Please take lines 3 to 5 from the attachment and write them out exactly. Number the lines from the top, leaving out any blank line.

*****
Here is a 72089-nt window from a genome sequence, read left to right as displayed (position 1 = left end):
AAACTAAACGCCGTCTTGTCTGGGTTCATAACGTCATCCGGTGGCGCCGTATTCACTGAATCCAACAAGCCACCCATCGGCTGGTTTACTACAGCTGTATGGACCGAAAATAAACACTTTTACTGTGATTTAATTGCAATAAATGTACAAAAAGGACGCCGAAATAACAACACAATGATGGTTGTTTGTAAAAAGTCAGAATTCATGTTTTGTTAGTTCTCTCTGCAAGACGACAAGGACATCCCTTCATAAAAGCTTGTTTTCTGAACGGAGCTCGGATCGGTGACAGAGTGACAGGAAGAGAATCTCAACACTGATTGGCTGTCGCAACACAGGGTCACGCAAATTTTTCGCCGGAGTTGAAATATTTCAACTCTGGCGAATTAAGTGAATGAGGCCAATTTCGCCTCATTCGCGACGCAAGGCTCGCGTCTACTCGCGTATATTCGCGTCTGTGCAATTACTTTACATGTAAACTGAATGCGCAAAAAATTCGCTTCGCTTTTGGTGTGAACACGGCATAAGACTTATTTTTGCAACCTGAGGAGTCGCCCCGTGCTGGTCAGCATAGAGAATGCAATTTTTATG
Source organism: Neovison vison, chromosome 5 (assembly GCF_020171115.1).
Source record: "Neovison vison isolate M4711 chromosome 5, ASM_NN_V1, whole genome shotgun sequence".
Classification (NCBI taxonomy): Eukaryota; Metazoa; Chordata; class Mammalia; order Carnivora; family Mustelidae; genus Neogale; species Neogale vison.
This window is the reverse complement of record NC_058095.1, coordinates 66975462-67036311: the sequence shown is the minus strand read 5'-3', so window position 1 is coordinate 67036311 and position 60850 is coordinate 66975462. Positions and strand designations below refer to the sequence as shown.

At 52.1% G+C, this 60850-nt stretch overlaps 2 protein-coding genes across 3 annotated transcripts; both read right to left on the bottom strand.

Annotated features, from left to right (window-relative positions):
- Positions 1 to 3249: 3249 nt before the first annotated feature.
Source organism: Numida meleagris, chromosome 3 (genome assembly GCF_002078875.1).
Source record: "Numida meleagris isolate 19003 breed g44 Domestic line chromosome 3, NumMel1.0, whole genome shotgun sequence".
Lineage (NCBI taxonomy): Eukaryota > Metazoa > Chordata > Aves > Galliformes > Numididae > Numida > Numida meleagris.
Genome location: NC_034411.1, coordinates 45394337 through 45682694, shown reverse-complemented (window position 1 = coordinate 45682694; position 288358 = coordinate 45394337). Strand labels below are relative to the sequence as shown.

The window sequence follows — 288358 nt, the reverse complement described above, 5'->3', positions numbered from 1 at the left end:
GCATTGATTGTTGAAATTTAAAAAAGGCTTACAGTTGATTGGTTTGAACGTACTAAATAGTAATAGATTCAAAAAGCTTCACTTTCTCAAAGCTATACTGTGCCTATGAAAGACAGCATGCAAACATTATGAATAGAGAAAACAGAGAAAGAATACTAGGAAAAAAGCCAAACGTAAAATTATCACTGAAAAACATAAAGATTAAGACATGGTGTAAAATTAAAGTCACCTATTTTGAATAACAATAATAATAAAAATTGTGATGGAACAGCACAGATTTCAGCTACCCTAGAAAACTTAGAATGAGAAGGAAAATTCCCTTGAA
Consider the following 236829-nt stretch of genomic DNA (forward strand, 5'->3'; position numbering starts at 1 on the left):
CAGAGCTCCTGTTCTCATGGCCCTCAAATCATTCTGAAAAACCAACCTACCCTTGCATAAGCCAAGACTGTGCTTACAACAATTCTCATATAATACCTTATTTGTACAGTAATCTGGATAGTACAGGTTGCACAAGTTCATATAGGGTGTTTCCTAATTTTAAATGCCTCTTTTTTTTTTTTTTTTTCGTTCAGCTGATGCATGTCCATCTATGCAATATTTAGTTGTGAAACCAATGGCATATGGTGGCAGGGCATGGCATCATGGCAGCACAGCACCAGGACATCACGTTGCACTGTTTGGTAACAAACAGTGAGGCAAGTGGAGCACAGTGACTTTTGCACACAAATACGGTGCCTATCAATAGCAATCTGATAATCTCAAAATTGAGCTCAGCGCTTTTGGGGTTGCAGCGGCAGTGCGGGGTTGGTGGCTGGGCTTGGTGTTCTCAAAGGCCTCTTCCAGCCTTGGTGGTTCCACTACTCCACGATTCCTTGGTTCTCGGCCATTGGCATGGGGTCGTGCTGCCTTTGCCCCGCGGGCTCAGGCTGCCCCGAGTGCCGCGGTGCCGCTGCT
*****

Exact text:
Source organism: Neovison vison, chromosome 5 (assembly GCF_020171115.1).
Source record: "Neovison vison isolate M4711 chromosome 5, ASM_NN_V1, whole genome shotgun sequence".
Classification (NCBI taxonomy): Eukaryota; Metazoa; Chordata; class Mammalia; order Carnivora; family Mustelidae; genus Neogale; species Neogale vison.